Dry Matter Accumulation in Soft Red Winter Wheat Seeds1
- Thomas L. Housley,
- Allen W. Kirleis,
- Herb W. Ohm and
- Fred L. Patterson2
Crop physiologists have been interested in the effects of grain growth characteristics on yield. The rate and duration of grain fill are components that contribute to this yield in soft red winter wheat (Triticum aestivum L. em Thell.). For this reason we have compared the rate and duration of seed dry matter accumulation during grain fill, the time of reddening of the seed, and yield of different types of soft red winter wheats.
Four cultivars and five derived lines were grown at Lafayette, Ind. in 1978-1979 and 1979-1980. The rate of dry matter accumulation was determined from the slope of the regression line through the dry weights of the seeds from 10 to 26 days after anthesis. The duration of dry matter accumulation was determined from the intersection of the regression line just mentioned and that determined from the seed dry weights of the last five sampling dates. The intensity of pigmentation was subjectively measured as the percent of color in the seed coat compared to that of a mature seed.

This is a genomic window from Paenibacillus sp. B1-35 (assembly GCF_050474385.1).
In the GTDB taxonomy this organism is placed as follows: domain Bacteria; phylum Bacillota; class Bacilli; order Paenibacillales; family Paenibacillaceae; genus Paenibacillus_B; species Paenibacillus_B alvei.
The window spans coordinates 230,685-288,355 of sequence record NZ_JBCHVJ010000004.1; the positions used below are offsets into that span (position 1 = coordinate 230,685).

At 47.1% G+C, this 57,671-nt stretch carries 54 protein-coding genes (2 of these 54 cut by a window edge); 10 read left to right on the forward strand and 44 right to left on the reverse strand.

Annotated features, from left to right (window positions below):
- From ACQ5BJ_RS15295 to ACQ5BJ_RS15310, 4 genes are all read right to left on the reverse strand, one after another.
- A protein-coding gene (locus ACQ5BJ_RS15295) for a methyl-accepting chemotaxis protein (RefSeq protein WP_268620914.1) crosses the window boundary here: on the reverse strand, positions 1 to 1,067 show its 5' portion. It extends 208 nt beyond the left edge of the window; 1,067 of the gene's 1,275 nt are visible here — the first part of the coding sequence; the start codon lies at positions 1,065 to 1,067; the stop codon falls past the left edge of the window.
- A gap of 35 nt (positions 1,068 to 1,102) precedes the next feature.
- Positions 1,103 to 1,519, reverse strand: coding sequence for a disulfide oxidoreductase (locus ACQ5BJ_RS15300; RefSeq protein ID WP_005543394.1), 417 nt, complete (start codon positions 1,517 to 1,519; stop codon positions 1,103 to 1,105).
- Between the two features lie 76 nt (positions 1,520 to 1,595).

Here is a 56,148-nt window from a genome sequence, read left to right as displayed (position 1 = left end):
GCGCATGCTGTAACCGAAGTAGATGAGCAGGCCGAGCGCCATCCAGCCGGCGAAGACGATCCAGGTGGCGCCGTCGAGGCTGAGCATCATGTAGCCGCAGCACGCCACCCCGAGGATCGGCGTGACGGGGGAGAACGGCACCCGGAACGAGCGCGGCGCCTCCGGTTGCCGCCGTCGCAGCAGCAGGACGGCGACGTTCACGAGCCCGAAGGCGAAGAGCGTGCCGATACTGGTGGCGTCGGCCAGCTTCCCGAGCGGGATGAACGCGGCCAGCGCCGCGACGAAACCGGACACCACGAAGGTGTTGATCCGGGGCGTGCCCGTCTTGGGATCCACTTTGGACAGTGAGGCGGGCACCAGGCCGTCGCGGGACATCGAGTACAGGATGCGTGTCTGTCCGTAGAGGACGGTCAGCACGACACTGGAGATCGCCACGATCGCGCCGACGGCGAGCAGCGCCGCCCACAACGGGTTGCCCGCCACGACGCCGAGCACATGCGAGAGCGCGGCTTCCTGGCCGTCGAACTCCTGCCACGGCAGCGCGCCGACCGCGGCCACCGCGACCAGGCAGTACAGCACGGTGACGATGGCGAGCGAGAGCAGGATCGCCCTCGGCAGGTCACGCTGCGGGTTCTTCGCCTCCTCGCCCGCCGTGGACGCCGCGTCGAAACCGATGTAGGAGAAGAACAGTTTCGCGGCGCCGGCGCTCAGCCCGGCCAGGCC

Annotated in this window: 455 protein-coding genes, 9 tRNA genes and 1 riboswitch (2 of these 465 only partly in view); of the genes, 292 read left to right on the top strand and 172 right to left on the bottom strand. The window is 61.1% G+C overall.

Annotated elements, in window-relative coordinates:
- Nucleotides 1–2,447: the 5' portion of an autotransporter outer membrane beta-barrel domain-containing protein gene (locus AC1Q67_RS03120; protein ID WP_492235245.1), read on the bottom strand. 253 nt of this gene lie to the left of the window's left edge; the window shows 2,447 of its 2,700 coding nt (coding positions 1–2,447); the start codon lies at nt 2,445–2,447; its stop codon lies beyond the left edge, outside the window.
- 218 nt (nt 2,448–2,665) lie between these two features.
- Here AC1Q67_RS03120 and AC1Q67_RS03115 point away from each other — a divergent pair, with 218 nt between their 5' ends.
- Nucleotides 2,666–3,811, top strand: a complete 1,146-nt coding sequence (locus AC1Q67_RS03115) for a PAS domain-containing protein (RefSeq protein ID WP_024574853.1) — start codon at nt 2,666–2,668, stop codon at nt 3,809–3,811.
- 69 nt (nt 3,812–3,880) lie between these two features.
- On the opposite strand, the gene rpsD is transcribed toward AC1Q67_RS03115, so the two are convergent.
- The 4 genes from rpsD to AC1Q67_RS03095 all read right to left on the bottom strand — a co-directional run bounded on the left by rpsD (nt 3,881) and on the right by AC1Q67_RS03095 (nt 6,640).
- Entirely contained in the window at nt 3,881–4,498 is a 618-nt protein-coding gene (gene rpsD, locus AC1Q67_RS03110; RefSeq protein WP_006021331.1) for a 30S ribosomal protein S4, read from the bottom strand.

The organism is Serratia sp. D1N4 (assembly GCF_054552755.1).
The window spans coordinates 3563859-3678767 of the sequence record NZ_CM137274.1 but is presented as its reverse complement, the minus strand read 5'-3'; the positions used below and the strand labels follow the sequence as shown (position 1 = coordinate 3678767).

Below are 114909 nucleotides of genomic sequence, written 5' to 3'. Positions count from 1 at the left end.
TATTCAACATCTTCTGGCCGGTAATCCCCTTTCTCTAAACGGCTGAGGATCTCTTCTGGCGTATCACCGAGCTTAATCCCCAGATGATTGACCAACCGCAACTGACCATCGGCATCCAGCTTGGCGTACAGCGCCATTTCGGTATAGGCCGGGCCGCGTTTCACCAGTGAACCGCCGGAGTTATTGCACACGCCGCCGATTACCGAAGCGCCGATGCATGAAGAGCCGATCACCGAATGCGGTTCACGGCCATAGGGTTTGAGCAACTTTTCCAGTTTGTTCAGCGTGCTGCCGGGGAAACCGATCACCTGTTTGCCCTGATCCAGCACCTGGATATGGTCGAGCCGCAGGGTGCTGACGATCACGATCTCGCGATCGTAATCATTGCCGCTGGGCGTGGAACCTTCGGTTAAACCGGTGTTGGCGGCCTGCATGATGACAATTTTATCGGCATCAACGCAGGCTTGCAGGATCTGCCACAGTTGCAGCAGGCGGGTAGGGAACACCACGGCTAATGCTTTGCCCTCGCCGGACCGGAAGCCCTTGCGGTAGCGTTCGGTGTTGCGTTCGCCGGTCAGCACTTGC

The Arthur types (Arthur, Beau and Oasis) and the Arthur by Knox selections (6413, 71586 and 72483) had greater rates of dry matter accumulation on the average than the Knox types (Monon, 65256 and 65309) in both years (1.70 vs. 1.53 mg/seed/day). Significant differences are discussed. The duration of accumulation of dry matter was similar in the different types although the Knox and Arthur by Knox types may have been slightly longer. The red coloring of the seed before the development of darkening of the pigment strand was approximately coincident with maximum dry matter accumulation in the seed. High yield reported as weight per unit land area was achieved in Knox types with many small seeds while in Arthur or Arthur by Knox types with a fewer number of large seeds.Please view the pdf by using the Full Text (PDF) link under 'View' to the left.
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